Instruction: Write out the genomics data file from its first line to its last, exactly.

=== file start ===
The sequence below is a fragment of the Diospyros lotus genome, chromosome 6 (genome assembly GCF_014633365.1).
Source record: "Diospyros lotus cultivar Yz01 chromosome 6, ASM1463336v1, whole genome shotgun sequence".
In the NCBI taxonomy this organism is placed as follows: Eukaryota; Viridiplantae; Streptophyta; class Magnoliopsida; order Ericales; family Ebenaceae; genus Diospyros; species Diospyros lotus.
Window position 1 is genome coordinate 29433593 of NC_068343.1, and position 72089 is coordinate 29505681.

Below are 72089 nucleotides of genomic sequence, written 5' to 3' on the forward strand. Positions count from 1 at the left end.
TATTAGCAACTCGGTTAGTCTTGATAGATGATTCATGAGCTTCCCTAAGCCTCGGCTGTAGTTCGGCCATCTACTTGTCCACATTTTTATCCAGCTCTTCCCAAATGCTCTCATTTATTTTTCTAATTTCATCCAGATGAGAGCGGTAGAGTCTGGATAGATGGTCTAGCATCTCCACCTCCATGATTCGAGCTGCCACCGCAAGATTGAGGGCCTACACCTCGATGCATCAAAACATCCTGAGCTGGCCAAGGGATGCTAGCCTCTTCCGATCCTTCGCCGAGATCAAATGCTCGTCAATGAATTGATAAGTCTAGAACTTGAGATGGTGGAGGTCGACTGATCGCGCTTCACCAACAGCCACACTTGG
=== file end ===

The sequence below is a fragment of the Diospyros lotus genome, chromosome 6 (genome assembly GCF_014633365.1).
Source record: "Diospyros lotus cultivar Yz01 chromosome 6, ASM1463336v1, whole genome shotgun sequence".
In the NCBI taxonomy this organism is placed as follows: Eukaryota; Viridiplantae; Streptophyta; class Magnoliopsida; order Ericales; family Ebenaceae; genus Diospyros; species Diospyros lotus.
Window position 1 is genome coordinate 29433593 of NC_068343.1, and position 72089 is coordinate 29505681.

Below are 72089 nucleotides of genomic sequence, written 5' to 3' on the forward strand. Positions count from 1 at the left end.
TATTAGCAACTCGGTTAGTCTTGATAGATGATTCATGAGCTTCCCTAAGCCTCGGCTGTAGTTCGGCCATCTACTTGTCCACATTTTTATCCAGCTCTTCCCAAATGCTCTCATTTATTTTTCTAATTTCATCCAGATGAGAGCGGTAGAGTCTGGATAGATGGTCTAGCATCTCCACCTCCATGATTCGAGCTGCCACCGCAAGATTGAGGGCCTACACCTCGATGCATCAAAACATCCTGAGCTGGCCAAGGGATGCTAGCCTCTTCCGATCCTTCGCCGAGATCAAATGCTCGTCAATGAATTGATAAGTCTAGAACTTGAGATGGTGGAGGTCGACTGATCGCGCTTCACCAACAGCCACACTTGG